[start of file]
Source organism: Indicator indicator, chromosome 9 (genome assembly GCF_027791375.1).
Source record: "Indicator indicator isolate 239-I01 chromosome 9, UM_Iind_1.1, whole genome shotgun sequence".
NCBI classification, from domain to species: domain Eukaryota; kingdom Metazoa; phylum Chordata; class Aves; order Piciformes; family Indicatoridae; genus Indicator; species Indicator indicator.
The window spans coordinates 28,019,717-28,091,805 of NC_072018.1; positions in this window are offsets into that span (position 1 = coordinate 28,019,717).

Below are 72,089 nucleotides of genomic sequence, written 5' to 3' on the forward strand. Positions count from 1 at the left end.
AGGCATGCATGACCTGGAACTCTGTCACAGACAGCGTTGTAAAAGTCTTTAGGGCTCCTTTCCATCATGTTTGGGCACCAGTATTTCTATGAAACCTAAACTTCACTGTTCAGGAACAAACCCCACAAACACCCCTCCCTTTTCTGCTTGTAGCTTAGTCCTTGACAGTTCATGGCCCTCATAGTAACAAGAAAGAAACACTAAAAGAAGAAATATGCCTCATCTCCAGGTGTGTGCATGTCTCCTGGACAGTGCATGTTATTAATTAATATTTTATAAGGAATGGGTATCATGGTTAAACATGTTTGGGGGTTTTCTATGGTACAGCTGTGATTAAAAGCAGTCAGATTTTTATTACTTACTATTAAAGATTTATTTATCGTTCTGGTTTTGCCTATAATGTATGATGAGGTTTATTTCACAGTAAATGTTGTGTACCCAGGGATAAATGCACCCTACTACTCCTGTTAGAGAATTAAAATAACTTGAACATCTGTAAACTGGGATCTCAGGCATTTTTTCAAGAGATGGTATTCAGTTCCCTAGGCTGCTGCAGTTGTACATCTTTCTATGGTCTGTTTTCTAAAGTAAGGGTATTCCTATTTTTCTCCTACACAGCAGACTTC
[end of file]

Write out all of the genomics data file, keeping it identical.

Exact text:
Source organism: Indicator indicator, chromosome 9 (genome assembly GCF_027791375.1).
Source record: "Indicator indicator isolate 239-I01 chromosome 9, UM_Iind_1.1, whole genome shotgun sequence".
NCBI classification, from domain to species: domain Eukaryota; kingdom Metazoa; phylum Chordata; class Aves; order Piciformes; family Indicatoridae; genus Indicator; species Indicator indicator.
The window spans coordinates 28,019,717-28,091,805 of NC_072018.1; positions in this window are offsets into that span (position 1 = coordinate 28,019,717).

Below are 72,089 nucleotides of genomic sequence, written 5' to 3' on the forward strand. Positions count from 1 at the left end.
AGGCATGCATGACCTGGAACTCTGTCACAGACAGCGTTGTAAAAGTCTTTAGGGCTCCTTTCCATCATGTTTGGGCACCAGTATTTCTATGAAACCTAAACTTCACTGTTCAGGAACAAACCCCACAAACACCCCTCCCTTTTCTGCTTGTAGCTTAGTCCTTGACAGTTCATGGCCCTCATAGTAACAAGAAAGAAACACTAAAAGAAGAAATATGCCTCATCTCCAGGTGTGTGCATGTCTCCTGGACAGTGCATGTTATTAATTAATATTTTATAAGGAATGGGTATCATGGTTAAACATGTTTGGGGGTTTTCTATGGTACAGCTGTGATTAAAAGCAGTCAGATTTTTATTACTTACTATTAAAGATTTATTTATCGTTCTGGTTTTGCCTATAATGTATGATGAGGTTTATTTCACAGTAAATGTTGTGTACCCAGGGATAAATGCACCCTACTACTCCTGTTAGAGAATTAAAATAACTTGAACATCTGTAAACTGGGATCTCAGGCATTTTTTCAAGAGATGGTATTCAGTTCCCTAGGCTGCTGCAGTTGTACATCTTTCTATGGTCTGTTTTCTAAAGTAAGGGTATTCCTATTTTTCTCCTACACAGCAGACTTC